Meghan, the wife of Prince Harry, has gone back to Canada to be with their son after the couple provoked a rift with Britain’s royal family by unexpectedly announcing they would be stepping back from their roles to spend more time in North America.
Queen Elzabeth and other senior British Royals were trying to calm the crisis by thrashing out a plan for Harry and Meghan after the couple blindsided the family by going public with their announcement without consultation.
The couple spent six weeks in Canada at the end of the last year before returning to Britain and their first official engagement of 2020 was to visit Canada House to say thank you for what they said had been an “unbelievable” welcome.
Their baby son, Archie, remained in Canada as Harry and Meghan returned to announce that they would step back from royal duties and build a more “progressive” role for themselves.
Meghan has now returned to Canada to be with her son, a spokeswoman said.
The couple – formally the Duke and Duchess of Sussex – said they had been reflecting for months before making the decision, which would see them divide their time between Britain and North America to allow them and Archie the space they needed.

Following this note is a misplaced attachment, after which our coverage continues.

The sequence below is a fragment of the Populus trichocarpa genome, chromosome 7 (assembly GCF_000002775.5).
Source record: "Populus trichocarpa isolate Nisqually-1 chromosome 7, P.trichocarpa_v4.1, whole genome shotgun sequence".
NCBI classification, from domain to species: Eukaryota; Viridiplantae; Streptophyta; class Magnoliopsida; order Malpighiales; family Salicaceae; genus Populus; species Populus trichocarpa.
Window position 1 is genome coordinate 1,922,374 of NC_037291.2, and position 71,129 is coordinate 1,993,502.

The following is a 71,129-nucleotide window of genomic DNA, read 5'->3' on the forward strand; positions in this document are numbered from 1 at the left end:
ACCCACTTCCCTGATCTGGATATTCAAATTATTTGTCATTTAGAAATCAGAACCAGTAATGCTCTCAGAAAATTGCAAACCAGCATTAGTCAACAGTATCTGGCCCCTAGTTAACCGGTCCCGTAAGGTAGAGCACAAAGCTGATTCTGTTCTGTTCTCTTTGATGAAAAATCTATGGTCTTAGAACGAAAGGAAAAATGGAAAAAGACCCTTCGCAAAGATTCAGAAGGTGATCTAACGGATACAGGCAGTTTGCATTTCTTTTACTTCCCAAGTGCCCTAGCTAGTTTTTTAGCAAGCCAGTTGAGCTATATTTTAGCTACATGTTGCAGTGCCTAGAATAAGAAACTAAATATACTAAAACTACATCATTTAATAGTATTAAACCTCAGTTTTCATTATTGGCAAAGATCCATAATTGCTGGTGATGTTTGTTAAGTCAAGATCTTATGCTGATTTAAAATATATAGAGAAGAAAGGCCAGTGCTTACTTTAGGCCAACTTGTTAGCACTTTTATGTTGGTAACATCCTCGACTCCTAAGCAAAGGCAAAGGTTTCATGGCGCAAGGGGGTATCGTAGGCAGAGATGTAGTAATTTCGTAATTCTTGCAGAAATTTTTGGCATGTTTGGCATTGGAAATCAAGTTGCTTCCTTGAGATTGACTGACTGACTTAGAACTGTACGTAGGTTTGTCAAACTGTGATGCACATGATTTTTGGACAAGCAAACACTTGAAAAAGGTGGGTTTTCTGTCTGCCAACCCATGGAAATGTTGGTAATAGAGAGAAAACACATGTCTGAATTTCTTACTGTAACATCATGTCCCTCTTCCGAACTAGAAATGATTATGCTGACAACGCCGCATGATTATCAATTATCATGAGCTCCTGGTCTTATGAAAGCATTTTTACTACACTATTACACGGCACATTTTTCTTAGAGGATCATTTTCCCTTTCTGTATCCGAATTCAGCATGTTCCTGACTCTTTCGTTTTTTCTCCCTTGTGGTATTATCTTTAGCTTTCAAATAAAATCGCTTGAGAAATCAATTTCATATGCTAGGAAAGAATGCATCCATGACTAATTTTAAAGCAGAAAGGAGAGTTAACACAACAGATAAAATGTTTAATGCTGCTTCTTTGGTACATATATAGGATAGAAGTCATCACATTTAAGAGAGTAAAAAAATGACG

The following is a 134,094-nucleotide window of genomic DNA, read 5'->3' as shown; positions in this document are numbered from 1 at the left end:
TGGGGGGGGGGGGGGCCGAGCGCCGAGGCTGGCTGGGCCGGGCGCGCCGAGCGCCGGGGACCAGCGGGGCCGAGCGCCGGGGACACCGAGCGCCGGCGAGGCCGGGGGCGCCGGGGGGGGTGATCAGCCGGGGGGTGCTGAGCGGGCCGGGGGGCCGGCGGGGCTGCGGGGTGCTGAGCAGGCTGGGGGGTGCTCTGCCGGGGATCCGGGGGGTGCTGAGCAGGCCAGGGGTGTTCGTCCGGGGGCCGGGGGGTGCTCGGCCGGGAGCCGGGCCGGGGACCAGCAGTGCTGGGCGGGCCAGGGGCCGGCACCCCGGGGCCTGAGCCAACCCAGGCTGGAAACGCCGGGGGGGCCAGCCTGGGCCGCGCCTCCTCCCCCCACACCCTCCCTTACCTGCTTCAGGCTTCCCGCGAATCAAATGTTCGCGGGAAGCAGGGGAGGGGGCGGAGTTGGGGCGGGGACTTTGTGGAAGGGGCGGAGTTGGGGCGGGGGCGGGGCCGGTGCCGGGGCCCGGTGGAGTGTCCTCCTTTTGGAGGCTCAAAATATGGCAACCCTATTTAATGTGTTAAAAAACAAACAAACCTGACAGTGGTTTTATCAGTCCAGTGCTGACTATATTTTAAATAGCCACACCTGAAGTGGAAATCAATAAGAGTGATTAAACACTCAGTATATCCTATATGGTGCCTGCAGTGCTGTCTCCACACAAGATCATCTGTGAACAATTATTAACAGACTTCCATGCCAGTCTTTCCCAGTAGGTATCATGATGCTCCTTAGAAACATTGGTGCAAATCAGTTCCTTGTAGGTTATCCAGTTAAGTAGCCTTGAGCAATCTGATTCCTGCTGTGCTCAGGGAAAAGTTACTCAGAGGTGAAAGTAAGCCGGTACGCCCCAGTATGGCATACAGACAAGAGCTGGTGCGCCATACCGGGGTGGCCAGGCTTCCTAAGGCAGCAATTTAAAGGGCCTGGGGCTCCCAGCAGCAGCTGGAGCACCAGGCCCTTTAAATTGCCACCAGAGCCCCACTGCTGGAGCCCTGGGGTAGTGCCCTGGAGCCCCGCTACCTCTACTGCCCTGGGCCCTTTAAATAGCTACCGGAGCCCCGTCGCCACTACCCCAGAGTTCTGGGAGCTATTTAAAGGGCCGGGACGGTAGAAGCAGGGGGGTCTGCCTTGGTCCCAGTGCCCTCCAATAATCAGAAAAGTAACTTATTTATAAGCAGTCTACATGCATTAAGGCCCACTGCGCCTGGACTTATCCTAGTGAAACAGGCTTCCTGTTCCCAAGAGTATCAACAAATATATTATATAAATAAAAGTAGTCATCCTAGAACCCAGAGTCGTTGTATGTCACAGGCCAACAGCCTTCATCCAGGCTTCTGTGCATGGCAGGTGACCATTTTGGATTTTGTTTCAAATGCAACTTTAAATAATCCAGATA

They also said they intended to become financially independent.
The couple, who spoke of their struggles dealing with the intense media attention in a TV interview last October, revealed their decision to step back from royal duties on Instagram, leaving senior royals hurt and disappointed.
Discussion over the future had only been at a preliminary stage and neither the Queen nor Prince Charles – Harry’s father and heir to the throne – were consulted on the release of their statement or its contents, a royal source said.
“Queen fights to save monarchy”, the Daily Mirror said on its front page while the Sun tabloid spoke of “Crisis talks after couple defied Queen”.
While other members of the royal family have had paying jobs, it was not immediately clear how Harry, 35 and sixth in line to the throne, and Meghan, 38, could become what royal biographers said was effectively “half – royal” – and who would pay for their transatlantic lifestyles.
At the moment, nearly all of their income is provided by Charles’s Duchy of Cornwall